Thorough annotation of miRNAs in an organism of interest is a critical component of transcriptome annotation. In the context of other plant systems, P. trichocarpa is the only woody model whose genome has been completely decoded [10]. However, despite its importance, we lack a broad and deep annotation of its miRNAs. Klevebring [11] took the first step in annotating miRNAs from P. trichocarpa via 454 pyrosequencing of concatenated sRNA sequences that yielded a total of 901,857 sequences. However, the sRNA library for this study was made solely from leaf tissue [11]. Two other related studies have sought to identify stress responsive miRNAs in P. trichocarpa [12], [13]. Sequencing of sRNAs cloned from mechanically treated xylem in Lu et al in [12] resulted in a total of 898 sequences while sequencing of cloned sRNAs from abiotically treated stress samples and mechanically stressed samples resulted in a total of 2648 and 1179 unique sequences, respectively [13]. While both of these studies made significant advances in our understanding of miRNAs, progress in next-generation sequencing allows us to study sRNAs at significantly greater depth.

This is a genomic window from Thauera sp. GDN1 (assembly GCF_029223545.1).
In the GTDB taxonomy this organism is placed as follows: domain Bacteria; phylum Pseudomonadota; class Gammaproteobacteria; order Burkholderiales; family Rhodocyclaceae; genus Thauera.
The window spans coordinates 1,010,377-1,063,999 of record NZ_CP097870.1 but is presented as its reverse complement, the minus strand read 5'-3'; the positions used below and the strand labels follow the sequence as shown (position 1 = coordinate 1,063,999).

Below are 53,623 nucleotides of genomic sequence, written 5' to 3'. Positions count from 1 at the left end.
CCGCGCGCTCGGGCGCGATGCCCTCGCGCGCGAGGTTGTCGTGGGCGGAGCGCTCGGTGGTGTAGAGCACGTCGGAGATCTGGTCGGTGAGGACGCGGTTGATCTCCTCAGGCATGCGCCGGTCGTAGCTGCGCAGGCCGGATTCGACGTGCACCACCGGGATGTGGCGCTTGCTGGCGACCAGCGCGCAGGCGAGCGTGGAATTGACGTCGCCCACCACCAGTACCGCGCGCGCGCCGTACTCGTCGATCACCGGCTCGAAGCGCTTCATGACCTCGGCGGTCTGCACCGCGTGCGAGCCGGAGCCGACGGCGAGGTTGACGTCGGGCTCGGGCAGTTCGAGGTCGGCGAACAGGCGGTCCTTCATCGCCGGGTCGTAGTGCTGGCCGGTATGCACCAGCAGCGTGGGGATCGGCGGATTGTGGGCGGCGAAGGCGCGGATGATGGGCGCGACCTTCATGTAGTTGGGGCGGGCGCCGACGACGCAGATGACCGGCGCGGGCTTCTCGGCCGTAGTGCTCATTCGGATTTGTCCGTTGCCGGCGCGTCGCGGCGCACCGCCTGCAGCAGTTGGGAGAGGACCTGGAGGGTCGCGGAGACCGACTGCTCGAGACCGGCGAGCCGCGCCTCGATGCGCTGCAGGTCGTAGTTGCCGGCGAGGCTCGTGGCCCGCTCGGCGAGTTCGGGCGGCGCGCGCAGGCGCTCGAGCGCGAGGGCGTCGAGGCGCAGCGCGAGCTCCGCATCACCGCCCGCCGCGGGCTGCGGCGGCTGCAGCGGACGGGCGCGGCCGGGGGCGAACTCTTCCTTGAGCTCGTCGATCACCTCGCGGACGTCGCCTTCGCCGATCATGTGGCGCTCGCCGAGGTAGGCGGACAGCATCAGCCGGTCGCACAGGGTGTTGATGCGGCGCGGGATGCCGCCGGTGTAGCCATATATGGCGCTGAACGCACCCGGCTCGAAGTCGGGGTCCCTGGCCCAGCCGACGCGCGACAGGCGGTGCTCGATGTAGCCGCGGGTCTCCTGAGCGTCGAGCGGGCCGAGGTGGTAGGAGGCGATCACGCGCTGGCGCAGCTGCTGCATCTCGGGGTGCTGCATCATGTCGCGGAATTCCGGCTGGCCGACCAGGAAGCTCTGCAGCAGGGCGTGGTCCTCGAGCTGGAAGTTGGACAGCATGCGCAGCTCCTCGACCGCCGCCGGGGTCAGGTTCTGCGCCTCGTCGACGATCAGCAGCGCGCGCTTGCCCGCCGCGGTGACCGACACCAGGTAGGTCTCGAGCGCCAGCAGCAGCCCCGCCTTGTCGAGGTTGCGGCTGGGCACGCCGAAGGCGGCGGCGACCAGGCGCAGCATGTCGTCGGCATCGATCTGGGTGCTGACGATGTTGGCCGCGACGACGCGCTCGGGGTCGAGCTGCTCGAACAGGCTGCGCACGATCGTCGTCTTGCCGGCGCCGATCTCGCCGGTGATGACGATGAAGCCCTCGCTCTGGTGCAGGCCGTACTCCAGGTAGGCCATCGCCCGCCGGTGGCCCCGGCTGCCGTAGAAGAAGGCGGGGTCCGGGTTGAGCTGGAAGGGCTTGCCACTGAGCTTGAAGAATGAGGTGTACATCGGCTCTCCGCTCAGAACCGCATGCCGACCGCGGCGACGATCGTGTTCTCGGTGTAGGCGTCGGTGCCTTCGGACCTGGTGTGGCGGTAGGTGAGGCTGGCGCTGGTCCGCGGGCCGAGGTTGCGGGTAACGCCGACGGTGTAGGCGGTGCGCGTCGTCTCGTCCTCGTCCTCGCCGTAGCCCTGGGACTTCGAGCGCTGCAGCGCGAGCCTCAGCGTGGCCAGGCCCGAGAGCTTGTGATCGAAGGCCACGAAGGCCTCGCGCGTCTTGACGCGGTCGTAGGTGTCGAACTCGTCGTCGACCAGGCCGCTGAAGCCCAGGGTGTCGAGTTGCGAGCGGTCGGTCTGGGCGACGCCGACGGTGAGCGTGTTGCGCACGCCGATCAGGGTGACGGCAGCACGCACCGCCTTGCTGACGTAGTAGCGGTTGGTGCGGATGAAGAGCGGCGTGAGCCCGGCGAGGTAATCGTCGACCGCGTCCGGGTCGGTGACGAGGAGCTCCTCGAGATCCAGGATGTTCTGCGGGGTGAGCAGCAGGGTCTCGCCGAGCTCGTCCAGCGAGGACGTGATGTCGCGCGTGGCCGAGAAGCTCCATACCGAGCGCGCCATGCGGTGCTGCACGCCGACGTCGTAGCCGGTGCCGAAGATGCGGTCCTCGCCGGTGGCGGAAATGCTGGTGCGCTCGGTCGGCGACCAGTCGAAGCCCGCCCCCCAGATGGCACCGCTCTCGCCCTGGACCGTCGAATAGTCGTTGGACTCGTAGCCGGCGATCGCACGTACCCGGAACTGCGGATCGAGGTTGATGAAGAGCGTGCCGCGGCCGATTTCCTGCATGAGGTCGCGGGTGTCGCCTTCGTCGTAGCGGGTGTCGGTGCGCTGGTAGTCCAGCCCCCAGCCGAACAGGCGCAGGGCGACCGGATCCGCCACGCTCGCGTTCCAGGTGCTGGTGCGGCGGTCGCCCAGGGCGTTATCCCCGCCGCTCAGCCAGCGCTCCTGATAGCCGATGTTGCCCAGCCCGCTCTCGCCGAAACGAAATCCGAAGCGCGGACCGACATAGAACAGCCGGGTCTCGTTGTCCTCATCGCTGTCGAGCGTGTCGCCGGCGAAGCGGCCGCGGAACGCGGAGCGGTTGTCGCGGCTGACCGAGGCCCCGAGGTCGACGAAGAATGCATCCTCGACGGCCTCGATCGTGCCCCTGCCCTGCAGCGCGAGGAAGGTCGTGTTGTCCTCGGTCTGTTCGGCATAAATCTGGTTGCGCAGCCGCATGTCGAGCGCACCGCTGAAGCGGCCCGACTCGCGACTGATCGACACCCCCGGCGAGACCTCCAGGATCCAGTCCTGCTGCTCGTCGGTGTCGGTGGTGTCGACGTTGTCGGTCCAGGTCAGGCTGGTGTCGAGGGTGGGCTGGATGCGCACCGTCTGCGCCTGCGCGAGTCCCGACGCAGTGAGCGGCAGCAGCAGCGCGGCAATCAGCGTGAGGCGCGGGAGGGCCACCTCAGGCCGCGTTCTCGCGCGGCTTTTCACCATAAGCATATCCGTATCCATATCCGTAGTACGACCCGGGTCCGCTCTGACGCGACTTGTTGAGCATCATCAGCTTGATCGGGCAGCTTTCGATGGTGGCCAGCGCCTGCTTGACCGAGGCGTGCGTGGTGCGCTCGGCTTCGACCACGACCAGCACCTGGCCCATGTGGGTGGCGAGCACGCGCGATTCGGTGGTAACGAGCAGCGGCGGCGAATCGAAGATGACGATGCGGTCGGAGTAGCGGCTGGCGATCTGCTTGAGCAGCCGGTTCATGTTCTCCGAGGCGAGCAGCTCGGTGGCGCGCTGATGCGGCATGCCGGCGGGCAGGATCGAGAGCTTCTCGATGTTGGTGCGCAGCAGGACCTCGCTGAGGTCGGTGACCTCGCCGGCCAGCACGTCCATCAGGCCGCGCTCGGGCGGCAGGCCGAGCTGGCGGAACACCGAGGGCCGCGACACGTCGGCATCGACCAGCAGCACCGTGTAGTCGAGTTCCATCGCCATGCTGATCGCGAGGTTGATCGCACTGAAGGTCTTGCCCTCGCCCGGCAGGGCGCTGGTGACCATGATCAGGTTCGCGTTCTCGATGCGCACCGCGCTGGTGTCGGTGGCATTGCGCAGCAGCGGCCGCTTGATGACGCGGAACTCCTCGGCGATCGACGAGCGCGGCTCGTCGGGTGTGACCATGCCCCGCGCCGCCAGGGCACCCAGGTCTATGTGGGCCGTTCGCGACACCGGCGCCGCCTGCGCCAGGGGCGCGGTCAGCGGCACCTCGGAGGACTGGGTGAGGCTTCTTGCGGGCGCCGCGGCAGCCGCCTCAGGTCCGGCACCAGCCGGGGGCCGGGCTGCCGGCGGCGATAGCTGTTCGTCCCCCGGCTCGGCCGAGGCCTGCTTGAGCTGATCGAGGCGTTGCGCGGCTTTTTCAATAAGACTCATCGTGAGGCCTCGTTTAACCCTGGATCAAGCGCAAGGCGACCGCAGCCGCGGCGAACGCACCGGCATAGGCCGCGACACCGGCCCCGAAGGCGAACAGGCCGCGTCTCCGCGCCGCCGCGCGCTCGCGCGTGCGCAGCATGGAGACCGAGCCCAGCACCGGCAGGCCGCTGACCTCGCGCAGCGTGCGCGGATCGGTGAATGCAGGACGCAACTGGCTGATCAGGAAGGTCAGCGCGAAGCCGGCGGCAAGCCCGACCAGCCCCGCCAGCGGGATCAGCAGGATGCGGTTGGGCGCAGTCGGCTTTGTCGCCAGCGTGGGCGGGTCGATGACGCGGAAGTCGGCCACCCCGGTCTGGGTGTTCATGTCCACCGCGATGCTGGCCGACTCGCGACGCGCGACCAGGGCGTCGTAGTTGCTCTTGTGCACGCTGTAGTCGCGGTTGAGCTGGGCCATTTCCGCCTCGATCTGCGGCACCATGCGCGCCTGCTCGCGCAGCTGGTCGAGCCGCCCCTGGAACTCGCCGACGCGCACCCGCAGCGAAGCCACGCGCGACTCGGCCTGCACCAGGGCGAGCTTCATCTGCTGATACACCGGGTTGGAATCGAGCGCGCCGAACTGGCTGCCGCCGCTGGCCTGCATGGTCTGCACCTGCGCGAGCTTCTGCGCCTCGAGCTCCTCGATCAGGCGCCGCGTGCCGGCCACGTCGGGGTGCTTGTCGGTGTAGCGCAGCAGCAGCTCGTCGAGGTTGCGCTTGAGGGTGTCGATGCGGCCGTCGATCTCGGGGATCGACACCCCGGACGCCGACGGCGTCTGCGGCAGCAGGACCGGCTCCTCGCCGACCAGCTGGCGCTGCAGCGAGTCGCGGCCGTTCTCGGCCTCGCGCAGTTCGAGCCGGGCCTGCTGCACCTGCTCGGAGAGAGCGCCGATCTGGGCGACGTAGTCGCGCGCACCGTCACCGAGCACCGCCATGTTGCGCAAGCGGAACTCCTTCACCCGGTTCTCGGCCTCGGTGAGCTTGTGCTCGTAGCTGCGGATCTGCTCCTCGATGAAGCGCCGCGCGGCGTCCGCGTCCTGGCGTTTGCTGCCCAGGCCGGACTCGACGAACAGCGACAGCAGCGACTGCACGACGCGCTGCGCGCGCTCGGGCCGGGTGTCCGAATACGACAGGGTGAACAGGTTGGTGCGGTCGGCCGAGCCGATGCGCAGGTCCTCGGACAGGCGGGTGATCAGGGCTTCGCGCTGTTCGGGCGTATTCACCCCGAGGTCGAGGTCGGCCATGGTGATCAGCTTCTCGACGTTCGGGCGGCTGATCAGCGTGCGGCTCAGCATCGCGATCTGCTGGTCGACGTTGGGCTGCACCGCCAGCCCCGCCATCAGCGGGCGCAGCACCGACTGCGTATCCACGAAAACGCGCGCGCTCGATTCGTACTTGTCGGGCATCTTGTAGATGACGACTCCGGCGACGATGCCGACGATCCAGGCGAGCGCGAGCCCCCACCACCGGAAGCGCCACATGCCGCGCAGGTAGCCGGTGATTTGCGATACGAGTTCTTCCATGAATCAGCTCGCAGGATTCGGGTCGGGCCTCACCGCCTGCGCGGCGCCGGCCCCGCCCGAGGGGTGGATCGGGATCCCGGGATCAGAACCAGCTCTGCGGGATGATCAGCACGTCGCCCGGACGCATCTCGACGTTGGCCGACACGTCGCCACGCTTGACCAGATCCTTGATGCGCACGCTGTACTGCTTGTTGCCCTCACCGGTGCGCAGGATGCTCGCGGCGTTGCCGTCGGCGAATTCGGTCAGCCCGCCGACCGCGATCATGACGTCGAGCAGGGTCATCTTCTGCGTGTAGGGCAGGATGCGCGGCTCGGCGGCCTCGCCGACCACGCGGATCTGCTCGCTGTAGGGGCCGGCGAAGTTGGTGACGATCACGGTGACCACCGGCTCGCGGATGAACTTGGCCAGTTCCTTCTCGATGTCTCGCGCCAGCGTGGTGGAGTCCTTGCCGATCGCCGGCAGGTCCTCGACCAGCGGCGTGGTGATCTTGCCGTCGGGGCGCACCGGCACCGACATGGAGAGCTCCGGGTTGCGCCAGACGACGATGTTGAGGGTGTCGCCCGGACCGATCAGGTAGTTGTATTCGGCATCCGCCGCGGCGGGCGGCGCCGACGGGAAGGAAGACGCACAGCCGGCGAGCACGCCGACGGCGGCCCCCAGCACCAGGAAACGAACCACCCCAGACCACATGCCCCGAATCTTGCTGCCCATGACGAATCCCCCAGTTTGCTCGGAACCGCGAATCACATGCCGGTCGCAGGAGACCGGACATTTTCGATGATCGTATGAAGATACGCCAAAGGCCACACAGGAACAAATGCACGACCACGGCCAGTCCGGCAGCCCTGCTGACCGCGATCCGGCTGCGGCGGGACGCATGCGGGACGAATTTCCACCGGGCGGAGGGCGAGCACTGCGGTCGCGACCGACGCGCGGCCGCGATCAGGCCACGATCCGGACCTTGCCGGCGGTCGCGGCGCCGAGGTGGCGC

The goal of this study is to expand the miRNA annotation depth of P. trichocarpa by sampling across a diverse set of tissue types, including the first sampling of reproductive tissue, and using deeper sequencing approaches. We have also analyzed publicly available previously unannotated P. trichocarpa sRNA sequencing runs from xylem, mechanically treated xylem, and leaves. By examining these datasets in concert, we gain a better understanding of the complexity of P. trichocarpa miRNA expression profiles and enable the identification of xylem-enhanced miRNA-target interactions.

Results

sRNA Sequencing Statistics Overview